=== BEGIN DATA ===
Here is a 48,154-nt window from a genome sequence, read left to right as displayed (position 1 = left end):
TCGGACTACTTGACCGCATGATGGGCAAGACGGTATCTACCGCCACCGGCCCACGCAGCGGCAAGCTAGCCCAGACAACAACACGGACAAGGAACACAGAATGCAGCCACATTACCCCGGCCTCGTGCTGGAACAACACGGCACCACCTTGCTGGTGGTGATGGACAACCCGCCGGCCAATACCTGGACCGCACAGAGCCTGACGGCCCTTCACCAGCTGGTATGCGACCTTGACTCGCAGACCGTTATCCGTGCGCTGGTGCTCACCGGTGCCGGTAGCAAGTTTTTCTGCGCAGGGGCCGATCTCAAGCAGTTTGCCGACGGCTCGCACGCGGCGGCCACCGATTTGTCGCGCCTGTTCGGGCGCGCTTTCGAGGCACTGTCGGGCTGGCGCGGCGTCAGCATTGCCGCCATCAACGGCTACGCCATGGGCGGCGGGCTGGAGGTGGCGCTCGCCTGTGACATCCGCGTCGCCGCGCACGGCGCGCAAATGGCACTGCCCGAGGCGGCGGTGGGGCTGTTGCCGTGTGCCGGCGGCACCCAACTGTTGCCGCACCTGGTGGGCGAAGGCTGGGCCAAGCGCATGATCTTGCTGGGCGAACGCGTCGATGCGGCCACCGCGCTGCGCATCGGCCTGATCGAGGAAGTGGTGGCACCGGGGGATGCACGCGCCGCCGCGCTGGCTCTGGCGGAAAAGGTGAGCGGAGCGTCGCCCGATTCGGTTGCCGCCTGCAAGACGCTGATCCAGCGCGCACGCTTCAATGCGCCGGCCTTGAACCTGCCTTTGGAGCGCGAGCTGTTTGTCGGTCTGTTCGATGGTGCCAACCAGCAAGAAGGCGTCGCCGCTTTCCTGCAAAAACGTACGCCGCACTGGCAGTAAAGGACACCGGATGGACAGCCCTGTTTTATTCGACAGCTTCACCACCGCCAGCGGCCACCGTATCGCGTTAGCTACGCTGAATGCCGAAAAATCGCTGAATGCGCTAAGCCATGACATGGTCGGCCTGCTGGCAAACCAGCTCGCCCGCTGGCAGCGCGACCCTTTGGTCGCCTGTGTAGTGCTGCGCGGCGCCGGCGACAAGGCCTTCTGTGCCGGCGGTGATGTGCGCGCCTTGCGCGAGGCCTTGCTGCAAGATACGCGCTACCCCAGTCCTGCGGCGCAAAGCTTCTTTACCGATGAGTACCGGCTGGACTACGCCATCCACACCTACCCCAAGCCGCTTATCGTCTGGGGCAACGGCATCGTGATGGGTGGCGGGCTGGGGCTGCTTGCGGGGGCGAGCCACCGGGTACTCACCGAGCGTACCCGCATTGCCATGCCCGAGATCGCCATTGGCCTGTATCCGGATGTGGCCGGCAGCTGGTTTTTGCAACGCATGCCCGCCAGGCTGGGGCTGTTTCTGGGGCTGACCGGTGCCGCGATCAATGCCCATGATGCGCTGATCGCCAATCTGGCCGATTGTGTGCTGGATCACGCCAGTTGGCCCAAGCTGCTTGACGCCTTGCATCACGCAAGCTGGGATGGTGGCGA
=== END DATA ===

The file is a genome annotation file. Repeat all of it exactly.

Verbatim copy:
Here is a 48,154-nt window from a genome sequence, read left to right as displayed (position 1 = left end):
TCGGACTACTTGACCGCATGATGGGCAAGACGGTATCTACCGCCACCGGCCCACGCAGCGGCAAGCTAGCCCAGACAACAACACGGACAAGGAACACAGAATGCAGCCACATTACCCCGGCCTCGTGCTGGAACAACACGGCACCACCTTGCTGGTGGTGATGGACAACCCGCCGGCCAATACCTGGACCGCACAGAGCCTGACGGCCCTTCACCAGCTGGTATGCGACCTTGACTCGCAGACCGTTATCCGTGCGCTGGTGCTCACCGGTGCCGGTAGCAAGTTTTTCTGCGCAGGGGCCGATCTCAAGCAGTTTGCCGACGGCTCGCACGCGGCGGCCACCGATTTGTCGCGCCTGTTCGGGCGCGCTTTCGAGGCACTGTCGGGCTGGCGCGGCGTCAGCATTGCCGCCATCAACGGCTACGCCATGGGCGGCGGGCTGGAGGTGGCGCTCGCCTGTGACATCCGCGTCGCCGCGCACGGCGCGCAAATGGCACTGCCCGAGGCGGCGGTGGGGCTGTTGCCGTGTGCCGGCGGCACCCAACTGTTGCCGCACCTGGTGGGCGAAGGCTGGGCCAAGCGCATGATCTTGCTGGGCGAACGCGTCGATGCGGCCACCGCGCTGCGCATCGGCCTGATCGAGGAAGTGGTGGCACCGGGGGATGCACGCGCCGCCGCGCTGGCTCTGGCGGAAAAGGTGAGCGGAGCGTCGCCCGATTCGGTTGCCGCCTGCAAGACGCTGATCCAGCGCGCACGCTTCAATGCGCCGGCCTTGAACCTGCCTTTGGAGCGCGAGCTGTTTGTCGGTCTGTTCGATGGTGCCAACCAGCAAGAAGGCGTCGCCGCTTTCCTGCAAAAACGTACGCCGCACTGGCAGTAAAGGACACCGGATGGACAGCCCTGTTTTATTCGACAGCTTCACCACCGCCAGCGGCCACCGTATCGCGTTAGCTACGCTGAATGCCGAAAAATCGCTGAATGCGCTAAGCCATGACATGGTCGGCCTGCTGGCAAACCAGCTCGCCCGCTGGCAGCGCGACCCTTTGGTCGCCTGTGTAGTGCTGCGCGGCGCCGGCGACAAGGCCTTCTGTGCCGGCGGTGATGTGCGCGCCTTGCGCGAGGCCTTGCTGCAAGATACGCGCTACCCCAGTCCTGCGGCGCAAAGCTTCTTTACCGATGAGTACCGGCTGGACTACGCCATCCACACCTACCCCAAGCCGCTTATCGTCTGGGGCAACGGCATCGTGATGGGTGGCGGGCTGGGGCTGCTTGCGGGGGCGAGCCACCGGGTACTCACCGAGCGTACCCGCATTGCCATGCCCGAGATCGCCATTGGCCTGTATCCGGATGTGGCCGGCAGCTGGTTTTTGCAACGCATGCCCGCCAGGCTGGGGCTGTTTCTGGGGCTGACCGGTGCCGCGATCAATGCCCATGATGCGCTGATCGCCAATCTGGCCGATTGTGTGCTGGATCACGCCAGTTGGCCCAAGCTGCTTGACGCCTTGCATCACGCAAGCTGGGATGGTGGCGA